However, once a certain visa category is oversubscribed, new rules such as “per country” ceilings and “cut-off dates” enter the picture. Let’s use the sibling case as an example. There is an annual quota of 65,000 visas allocated for adult siblings of USCs. This quota has been consistently oversubscribed for many, many years so the average wait time is over 10 years. This wait time is measured based on the “Priority Date” of your immigration petition filing. So if your USC brother files an I-130 proving his sibling relationship to you, you will receive a “Priority Date” from the USCIS, which is basically when they received the I-130. That I-130 will be approved in about 6 months time. And once you have an approved I-130 in hand, you can then actually apply for a greencard at a U.S. Consulate office IF there are enough visa numbers for that particular visa category for that year. In other words, you have to wait in line for your turn. How do you know it is your turn? The Department of State published a “visa bulletin” every month listing what “Priority Date” petitions they have started processing for visas. These dates are the “cut-off” dates. Here’s an example of the January 2013 Visa Bulletin for family-based visas:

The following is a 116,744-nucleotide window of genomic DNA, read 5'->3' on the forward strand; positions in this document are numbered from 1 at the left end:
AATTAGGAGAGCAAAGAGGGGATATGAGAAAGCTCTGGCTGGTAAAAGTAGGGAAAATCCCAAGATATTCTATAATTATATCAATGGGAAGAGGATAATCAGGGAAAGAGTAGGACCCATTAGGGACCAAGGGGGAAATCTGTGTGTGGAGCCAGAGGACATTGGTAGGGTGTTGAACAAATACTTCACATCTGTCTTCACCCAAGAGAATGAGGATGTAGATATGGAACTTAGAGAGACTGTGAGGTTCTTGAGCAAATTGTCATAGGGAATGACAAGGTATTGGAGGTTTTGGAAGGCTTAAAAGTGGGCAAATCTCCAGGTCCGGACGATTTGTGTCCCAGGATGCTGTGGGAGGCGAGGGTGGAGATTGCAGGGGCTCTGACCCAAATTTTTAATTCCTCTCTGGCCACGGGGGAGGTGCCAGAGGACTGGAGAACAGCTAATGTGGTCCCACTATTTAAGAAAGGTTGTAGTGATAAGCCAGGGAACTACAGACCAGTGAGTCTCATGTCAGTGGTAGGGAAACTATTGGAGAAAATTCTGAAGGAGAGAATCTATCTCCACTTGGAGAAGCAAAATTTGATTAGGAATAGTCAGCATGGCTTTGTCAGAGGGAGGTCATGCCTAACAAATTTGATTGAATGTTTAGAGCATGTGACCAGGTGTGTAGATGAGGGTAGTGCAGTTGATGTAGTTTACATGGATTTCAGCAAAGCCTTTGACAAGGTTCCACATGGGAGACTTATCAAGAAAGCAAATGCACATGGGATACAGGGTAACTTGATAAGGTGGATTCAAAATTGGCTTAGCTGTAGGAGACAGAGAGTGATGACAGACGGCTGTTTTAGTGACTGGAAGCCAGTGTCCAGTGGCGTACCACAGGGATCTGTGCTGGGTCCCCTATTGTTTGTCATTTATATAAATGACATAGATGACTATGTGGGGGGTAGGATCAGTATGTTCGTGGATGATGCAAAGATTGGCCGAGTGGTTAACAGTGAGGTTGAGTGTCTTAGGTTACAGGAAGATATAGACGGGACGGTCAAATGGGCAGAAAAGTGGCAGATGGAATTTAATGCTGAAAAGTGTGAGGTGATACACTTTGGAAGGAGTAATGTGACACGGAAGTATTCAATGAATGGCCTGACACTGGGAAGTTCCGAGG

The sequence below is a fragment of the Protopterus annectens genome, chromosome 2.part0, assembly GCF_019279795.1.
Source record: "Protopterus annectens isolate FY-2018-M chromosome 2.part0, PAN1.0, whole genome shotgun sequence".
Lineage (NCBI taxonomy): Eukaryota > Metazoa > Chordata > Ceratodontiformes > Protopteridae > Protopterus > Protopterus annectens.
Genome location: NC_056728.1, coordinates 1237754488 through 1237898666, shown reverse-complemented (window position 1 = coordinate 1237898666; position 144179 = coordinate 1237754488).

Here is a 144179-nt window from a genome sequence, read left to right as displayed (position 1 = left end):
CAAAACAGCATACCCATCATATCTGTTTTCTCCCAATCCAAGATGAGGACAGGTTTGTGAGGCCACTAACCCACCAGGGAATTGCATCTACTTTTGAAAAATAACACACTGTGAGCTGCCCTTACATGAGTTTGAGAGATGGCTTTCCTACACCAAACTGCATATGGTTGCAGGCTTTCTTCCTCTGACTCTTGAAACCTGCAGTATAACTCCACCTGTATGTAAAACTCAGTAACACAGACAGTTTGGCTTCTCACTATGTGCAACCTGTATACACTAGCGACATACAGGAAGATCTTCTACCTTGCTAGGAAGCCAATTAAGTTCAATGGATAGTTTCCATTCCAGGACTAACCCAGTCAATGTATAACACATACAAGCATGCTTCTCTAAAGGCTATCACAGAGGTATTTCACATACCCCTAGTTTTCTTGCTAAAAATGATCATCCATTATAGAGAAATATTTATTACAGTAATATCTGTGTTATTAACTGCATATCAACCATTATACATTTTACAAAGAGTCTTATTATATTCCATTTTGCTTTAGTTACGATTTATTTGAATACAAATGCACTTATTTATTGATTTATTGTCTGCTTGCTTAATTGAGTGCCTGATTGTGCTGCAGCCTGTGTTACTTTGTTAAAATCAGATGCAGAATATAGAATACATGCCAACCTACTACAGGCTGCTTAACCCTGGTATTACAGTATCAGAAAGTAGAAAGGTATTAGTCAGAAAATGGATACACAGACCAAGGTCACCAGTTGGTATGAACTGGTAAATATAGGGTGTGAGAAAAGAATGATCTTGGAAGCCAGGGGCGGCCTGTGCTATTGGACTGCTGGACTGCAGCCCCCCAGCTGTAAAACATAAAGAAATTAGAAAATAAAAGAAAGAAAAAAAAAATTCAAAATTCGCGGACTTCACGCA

F4 is the category for siblings of adult USCs. And we can see that as of January 2013, they are processing approved immigration petitions for siblings with a Priority Date of April 8, 2001 for everyone except those people from China, India, Mexico and the Philippines. These countries are called out because once categories are oversubscribed, any visas for any given country is capped at 7% of that total visa category number. (More on that later.)

Now compare the above with the chart below – also from the January 2013 Visa Bulletin, but for employment-based visas:

Do you see all those “C”s? That is short for “current” – which means, as soon as you have an approved immigration petition in hand, you can apply for a greencard because your visa number is “current” (i.e. there is no backlog).